On Mon, 4 Jul 2005, Jeffrey N. Cook wrote:

> I am a novice with the Zeta Function. Could someone help me understand

> something...

>

> If I set S = 1, and calculate up to 1/7 and 1/7 only,

>

> Z(s) = 1 + 1/2^s + 1/3^s + 1/4^s + 1/5^s + 1/6^s + 1/7^s

This expression for the zeta function only converges when the real

part of s is greater than one. In Calculus this was called the

"p-test" (at least in the books I use).

> Is this what is meant "that no zeros could lie on the line Re(z) =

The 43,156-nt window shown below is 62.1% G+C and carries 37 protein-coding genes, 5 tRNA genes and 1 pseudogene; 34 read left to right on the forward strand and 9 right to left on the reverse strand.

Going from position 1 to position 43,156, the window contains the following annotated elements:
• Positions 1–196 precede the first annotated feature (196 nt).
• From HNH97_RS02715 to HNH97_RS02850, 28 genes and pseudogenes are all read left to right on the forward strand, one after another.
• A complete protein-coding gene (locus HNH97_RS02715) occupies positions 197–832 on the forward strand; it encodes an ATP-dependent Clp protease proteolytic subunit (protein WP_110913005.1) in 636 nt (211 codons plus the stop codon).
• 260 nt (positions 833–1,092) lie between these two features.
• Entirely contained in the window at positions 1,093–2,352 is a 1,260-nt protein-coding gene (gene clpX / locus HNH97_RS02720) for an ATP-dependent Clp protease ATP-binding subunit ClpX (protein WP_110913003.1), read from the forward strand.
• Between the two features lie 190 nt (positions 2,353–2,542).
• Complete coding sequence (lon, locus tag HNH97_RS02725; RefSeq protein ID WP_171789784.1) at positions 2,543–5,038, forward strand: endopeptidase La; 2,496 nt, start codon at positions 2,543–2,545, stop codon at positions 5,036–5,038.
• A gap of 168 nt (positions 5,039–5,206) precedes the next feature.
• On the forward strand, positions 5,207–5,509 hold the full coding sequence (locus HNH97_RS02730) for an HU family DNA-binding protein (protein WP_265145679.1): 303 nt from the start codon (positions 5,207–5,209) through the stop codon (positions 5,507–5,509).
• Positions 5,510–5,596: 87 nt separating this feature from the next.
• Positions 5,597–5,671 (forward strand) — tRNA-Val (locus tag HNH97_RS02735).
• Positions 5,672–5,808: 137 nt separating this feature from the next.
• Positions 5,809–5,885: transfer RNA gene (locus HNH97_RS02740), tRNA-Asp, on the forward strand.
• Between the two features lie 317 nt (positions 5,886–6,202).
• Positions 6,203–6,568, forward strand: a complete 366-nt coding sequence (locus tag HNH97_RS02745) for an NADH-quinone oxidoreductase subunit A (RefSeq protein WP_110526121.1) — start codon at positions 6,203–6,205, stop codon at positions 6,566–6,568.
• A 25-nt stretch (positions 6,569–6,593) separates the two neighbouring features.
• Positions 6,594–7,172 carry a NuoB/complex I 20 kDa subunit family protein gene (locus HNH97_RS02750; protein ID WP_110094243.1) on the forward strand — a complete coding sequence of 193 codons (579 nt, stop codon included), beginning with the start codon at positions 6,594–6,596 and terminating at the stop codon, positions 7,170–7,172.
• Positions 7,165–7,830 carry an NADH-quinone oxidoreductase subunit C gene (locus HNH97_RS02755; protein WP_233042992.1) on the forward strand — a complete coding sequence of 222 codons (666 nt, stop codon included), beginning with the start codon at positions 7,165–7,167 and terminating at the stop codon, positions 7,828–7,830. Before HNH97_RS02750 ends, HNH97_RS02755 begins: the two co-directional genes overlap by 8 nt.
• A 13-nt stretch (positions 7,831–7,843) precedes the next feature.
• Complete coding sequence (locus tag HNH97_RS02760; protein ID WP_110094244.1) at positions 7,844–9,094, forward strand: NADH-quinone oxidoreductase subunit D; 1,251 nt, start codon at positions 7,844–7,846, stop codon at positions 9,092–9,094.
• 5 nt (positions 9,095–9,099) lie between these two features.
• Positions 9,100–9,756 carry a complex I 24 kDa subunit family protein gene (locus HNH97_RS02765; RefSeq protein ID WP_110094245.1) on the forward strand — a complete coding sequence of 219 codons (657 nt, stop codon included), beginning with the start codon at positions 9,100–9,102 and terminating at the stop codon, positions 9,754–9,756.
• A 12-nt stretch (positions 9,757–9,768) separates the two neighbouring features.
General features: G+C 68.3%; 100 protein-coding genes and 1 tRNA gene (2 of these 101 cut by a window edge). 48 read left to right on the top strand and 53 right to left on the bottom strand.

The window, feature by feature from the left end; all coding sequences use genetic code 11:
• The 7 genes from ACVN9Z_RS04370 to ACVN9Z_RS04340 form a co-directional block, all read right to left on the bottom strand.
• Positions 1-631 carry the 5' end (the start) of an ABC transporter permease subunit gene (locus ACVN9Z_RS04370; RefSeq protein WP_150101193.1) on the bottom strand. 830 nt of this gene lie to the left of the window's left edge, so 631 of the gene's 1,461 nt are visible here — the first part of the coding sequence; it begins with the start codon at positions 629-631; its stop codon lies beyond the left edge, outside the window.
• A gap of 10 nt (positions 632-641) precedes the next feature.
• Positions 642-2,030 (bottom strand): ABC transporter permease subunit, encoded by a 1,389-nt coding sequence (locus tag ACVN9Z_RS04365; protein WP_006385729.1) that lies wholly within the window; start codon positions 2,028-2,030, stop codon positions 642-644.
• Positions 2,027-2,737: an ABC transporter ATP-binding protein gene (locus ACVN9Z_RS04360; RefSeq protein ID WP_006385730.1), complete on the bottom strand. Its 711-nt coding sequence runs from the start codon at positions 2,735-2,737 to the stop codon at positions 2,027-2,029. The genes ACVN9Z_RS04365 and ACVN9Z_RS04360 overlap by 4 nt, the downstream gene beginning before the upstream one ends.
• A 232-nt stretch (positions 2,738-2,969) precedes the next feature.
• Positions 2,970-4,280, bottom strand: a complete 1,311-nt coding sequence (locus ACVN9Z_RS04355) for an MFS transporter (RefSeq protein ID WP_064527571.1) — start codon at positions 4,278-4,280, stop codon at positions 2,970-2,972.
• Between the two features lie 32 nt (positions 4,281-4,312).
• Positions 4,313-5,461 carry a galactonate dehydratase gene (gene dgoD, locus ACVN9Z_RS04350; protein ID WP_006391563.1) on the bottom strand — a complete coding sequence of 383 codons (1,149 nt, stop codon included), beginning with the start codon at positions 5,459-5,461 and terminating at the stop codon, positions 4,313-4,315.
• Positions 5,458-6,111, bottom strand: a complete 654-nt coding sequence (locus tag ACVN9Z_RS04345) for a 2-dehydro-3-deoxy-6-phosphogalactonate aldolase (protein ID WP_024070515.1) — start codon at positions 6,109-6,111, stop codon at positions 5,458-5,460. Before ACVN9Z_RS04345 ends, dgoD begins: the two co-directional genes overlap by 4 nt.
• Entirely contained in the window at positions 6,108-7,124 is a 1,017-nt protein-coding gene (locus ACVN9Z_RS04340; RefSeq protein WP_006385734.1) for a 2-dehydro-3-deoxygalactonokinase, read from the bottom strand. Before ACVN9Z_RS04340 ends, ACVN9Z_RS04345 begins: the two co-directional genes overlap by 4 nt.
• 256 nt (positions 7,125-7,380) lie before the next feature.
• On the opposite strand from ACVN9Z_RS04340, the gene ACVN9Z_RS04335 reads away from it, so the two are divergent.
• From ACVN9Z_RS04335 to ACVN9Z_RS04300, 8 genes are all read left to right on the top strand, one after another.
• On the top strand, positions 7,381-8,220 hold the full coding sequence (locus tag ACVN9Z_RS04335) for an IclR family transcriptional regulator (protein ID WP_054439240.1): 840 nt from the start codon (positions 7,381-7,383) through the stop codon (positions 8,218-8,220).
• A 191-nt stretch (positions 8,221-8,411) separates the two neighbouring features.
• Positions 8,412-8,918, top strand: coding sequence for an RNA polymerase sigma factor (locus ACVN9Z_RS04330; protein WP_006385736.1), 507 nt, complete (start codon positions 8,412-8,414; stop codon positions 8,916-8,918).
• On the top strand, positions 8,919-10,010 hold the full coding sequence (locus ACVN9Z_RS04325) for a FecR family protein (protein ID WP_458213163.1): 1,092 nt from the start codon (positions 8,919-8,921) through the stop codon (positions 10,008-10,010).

> 1" ? Does S need to be greater than 1 here?

Nope. That refers to the analytic continuation of the sum above--that

means there is a function that converges on most of the complex plane

that agrees with the sum above (where it converges). This continuation is

called the Riemann zeta function and its the one that all the talk is

about

CC